A Pagan went with her husband to Episcopal church and afterward they had lunch at a Mexican restaurant next to two "very certain about everything" Catholic boys who had just finished mass at Our Lady of the Hills.
The Episcopalian and the Pagan tried desperately to tune out their conversation so we could have a nice, non-controversial lunch, but the boys pontificated loudly, and without a measure of compassion, about atheists, lesbians, transgendered people, and Protestants.
Episcopalian Husband asked Pagan Wife if she had indigestion as she furiously stabbed her beans with her knife. "Yes, you could call it that," she muttered.
If the boys could hear me and could pick up on my passive aggression, nothing about their countenance or the tone of the conversation seemed to indicate so.
I call them boys, because despite being at least 18 (probably around 20, really), they spoke about these big ideas of their faith with certitude, arrogance, and ugliness.
I saw my young Baptist self in them, which was annoying to be reminded of. How dare they remind me of me when I just want to eat my beans?
Pope Francis recently said that faith without mercy is an ideology, and I have to agree, no matter what that faith is, be it aggressive pagan shamans, self righteous Baptist girls, or Very Right About Everything (TM) Catholic boys.
This type of attitude, this certitude, is what keeps me on the outskirts of Christianity, peering in, as an ex-Protestant/ex-Evangelical. I peer in because the horror of the cross and the glory of the resurrection is alluring to a hurting soul. I pull that curtain back quickly because the attitude of the followers shakes me to my core. You can say that's wrong on my part, but it's religious trauma syndrome, it's real. You can't claim that spiritual community is essential for faith development but then claim it has no responsibility for faith death.
Granted, this type of black and white thinking exists in paganism as well, but the great part about a disorganized religion (as many refer to Paganism) is that I don't have to listen to it. The annoying part about those two Catholic boys was that I had to listen (the restaurant was full, no switching of tables was possible), and on a purely surface level, sure, everything they said was "correct" if you compared it to their cathechism. But it wasn't loving. It wouldn't heal a wounded soul. It wouldn't tell anyone about the balm their Christ offered.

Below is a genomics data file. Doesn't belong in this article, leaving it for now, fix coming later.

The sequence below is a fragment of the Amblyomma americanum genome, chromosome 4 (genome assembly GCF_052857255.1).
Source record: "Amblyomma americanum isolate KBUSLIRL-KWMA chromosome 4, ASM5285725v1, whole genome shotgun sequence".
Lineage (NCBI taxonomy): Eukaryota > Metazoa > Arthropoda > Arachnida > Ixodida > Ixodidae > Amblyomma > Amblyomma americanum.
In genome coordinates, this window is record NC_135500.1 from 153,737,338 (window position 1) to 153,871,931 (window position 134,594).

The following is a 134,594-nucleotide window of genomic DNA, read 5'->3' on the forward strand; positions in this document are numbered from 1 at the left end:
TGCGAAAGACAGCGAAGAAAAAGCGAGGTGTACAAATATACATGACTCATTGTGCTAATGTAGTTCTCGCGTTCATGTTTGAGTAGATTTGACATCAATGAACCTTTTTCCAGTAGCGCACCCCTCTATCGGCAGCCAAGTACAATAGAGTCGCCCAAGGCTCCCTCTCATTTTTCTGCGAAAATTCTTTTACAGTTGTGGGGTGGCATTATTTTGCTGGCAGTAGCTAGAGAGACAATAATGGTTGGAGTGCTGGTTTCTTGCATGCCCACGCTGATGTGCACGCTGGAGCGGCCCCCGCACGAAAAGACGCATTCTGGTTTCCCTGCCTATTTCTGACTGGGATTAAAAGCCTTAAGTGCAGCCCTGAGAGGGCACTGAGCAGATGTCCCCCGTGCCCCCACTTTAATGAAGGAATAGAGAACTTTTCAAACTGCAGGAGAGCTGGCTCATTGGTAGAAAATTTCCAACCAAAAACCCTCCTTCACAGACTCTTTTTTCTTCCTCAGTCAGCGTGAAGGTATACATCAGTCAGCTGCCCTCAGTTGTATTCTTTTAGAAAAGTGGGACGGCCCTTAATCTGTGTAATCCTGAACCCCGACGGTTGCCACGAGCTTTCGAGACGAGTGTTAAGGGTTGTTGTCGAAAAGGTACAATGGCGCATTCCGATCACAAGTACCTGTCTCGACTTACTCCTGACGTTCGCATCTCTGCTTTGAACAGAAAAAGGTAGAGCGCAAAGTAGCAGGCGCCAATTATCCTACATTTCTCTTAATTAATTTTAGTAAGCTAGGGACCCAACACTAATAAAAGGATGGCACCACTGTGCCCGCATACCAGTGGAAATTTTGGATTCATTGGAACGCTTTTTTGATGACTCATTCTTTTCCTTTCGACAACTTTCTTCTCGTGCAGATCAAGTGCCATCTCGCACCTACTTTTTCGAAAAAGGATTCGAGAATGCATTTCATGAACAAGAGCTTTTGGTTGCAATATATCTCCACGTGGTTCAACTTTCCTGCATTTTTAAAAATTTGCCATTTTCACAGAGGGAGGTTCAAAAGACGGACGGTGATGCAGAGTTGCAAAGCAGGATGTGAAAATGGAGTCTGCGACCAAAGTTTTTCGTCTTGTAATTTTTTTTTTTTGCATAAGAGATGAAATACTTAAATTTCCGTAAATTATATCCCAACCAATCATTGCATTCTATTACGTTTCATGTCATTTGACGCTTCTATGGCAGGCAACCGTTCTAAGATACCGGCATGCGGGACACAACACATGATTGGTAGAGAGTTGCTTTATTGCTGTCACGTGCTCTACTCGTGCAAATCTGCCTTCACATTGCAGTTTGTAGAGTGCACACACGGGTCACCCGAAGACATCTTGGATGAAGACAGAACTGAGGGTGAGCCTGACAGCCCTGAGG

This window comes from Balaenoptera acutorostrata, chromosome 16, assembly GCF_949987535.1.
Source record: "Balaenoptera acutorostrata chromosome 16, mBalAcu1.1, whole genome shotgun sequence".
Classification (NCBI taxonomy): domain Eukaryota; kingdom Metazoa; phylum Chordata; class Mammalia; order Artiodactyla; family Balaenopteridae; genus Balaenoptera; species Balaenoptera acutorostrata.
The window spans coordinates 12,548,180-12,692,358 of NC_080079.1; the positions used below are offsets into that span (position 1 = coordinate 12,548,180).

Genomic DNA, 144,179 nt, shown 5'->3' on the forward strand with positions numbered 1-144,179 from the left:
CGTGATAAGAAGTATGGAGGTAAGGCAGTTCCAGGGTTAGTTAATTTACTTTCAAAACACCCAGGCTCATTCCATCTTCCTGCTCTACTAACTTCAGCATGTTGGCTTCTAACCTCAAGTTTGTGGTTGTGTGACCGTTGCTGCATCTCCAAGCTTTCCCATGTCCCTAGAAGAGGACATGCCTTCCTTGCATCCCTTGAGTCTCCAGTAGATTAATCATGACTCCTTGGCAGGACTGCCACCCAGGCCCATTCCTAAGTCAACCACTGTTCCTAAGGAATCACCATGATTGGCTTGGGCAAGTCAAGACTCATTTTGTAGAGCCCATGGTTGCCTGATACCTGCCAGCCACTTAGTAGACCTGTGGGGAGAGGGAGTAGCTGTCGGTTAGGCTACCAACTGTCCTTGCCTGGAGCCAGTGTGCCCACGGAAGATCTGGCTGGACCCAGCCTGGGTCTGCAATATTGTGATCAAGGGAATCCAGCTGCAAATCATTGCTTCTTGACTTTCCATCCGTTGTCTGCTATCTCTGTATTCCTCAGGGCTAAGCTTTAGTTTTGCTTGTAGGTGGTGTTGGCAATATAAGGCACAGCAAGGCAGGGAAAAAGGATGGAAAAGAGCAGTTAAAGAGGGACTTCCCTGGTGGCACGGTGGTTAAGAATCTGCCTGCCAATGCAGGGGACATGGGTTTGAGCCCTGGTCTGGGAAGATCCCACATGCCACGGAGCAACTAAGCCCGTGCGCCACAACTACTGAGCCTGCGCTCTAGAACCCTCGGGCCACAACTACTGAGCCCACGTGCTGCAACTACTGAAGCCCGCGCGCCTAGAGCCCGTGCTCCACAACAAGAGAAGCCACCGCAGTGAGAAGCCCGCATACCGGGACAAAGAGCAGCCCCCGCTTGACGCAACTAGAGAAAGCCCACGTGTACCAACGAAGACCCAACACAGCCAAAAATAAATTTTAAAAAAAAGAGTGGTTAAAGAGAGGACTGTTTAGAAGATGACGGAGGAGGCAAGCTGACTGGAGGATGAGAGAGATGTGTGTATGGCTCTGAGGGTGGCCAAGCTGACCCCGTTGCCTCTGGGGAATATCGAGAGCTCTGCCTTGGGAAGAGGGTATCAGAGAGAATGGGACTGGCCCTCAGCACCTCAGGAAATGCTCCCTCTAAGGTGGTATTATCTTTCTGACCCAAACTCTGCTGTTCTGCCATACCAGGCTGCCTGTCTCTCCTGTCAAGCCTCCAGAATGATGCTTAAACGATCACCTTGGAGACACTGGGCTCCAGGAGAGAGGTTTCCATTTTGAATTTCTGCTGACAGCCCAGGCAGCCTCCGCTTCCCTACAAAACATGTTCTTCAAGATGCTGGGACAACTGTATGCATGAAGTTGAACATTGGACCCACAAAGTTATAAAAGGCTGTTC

I was upset because I had researched their religion intensely, and I knew the good parts of it, and I knew the parts of Catholicism that make it absolutely breathtaking, and here they were, ruining it with their certainty that atheists were dumb and sexuality was this easy, black and white thing they figured out in an hour over a burrito.
And I remembered what broke this Baptist girl apart, and it was loss, and grief, and pain, and realizing I had ZILCH figured out about anything, and I still don't have anything figured out, but I find balms where I can and hold on tight and imperfectly to love and mercy and I research everything in the hopes that maybe someday something will click.
As U2 sang, I still haven't found what I'm looking for. I'm worried that in this messy, spiritual journey that Christianity is my inevitable destination, and the reason that worries me is because, well, the Christian God had ample opportunity to help me stay but instead I left but now little pieces of it keep popping up everywhere. Where was this when I stopped calling myself a Christian? I wonder.
I hope that they too, will walk the wounded road. I don't want them to lose their Catholicism. I do not wish anyone the loss of their spiritual homes or the trauma of realizing the place that was supposed to care for their soul decided to trample it instead. What I hope life helps them lose is their certitude, and softens their faith so it has room for mercy and love above all else. I hope they listen to their pope.